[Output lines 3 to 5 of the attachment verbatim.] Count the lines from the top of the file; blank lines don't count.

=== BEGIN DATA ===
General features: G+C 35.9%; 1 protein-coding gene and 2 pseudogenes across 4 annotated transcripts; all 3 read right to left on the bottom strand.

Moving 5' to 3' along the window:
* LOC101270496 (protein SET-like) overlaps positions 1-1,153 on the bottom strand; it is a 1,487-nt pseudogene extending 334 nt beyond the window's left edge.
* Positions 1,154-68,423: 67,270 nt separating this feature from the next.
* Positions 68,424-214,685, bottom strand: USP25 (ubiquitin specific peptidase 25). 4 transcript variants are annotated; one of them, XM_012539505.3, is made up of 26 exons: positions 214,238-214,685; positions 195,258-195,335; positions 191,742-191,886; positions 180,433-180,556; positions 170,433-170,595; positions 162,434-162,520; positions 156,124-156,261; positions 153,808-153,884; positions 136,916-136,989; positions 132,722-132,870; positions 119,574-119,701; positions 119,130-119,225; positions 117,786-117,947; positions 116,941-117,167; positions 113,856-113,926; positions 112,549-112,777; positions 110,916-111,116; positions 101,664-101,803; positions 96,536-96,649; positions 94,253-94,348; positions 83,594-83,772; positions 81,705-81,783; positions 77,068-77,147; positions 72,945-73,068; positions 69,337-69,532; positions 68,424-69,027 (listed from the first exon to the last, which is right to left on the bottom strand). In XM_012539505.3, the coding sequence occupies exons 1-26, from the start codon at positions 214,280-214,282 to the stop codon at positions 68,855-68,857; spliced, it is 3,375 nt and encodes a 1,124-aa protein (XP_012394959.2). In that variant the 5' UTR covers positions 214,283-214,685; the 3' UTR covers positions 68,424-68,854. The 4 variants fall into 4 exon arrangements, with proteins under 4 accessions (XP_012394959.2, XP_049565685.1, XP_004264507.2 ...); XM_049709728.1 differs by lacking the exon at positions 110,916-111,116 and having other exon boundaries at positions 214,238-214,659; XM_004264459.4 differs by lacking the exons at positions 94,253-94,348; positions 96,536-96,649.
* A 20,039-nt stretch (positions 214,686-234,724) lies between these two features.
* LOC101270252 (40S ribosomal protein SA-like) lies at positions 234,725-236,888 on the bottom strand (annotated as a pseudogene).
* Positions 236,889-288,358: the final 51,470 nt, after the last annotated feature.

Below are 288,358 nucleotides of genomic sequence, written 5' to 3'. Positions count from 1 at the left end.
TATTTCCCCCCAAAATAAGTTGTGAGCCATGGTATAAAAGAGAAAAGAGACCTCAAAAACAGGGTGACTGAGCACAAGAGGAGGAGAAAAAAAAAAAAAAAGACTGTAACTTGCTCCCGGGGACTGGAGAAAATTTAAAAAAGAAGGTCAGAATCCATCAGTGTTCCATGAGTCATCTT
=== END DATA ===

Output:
* LOC101270496 (protein SET-like) overlaps positions 1-1,153 on the bottom strand; it is a 1,487-nt pseudogene extending 334 nt beyond the window's left edge.
* Positions 1,154-68,423: 67,270 nt separating this feature from the next.
* Positions 68,424-214,685, bottom strand: USP25 (ubiquitin specific peptidase 25). 4 transcript variants are annotated; one of them, XM_012539505.3, is made up of 26 exons: positions 214,238-214,685; positions 195,258-195,335; positions 191,742-191,886; positions 180,433-180,556; positions 170,433-170,595; positions 162,434-162,520; positions 156,124-156,261; positions 153,808-153,884; positions 136,916-136,989; positions 132,722-132,870; positions 119,574-119,701; positions 119,130-119,225; positions 117,786-117,947; positions 116,941-117,167; positions 113,856-113,926; positions 112,549-112,777; positions 110,916-111,116; positions 101,664-101,803; positions 96,536-96,649; positions 94,253-94,348; positions 83,594-83,772; positions 81,705-81,783; positions 77,068-77,147; positions 72,945-73,068; positions 69,337-69,532; positions 68,424-69,027 (listed from the first exon to the last, which is right to left on the bottom strand). In XM_012539505.3, the coding sequence occupies exons 1-26, from the start codon at positions 214,280-214,282 to the stop codon at positions 68,855-68,857; spliced, it is 3,375 nt and encodes a 1,124-aa protein (XP_012394959.2). In that variant the 5' UTR covers positions 214,283-214,685; the 3' UTR covers positions 68,424-68,854. The 4 variants fall into 4 exon arrangements, with proteins under 4 accessions (XP_012394959.2, XP_049565685.1, XP_004264507.2 ...); XM_049709728.1 differs by lacking the exon at positions 110,916-111,116 and having other exon boundaries at positions 214,238-214,659; XM_004264459.4 differs by lacking the exons at positions 94,253-94,348; positions 96,536-96,649.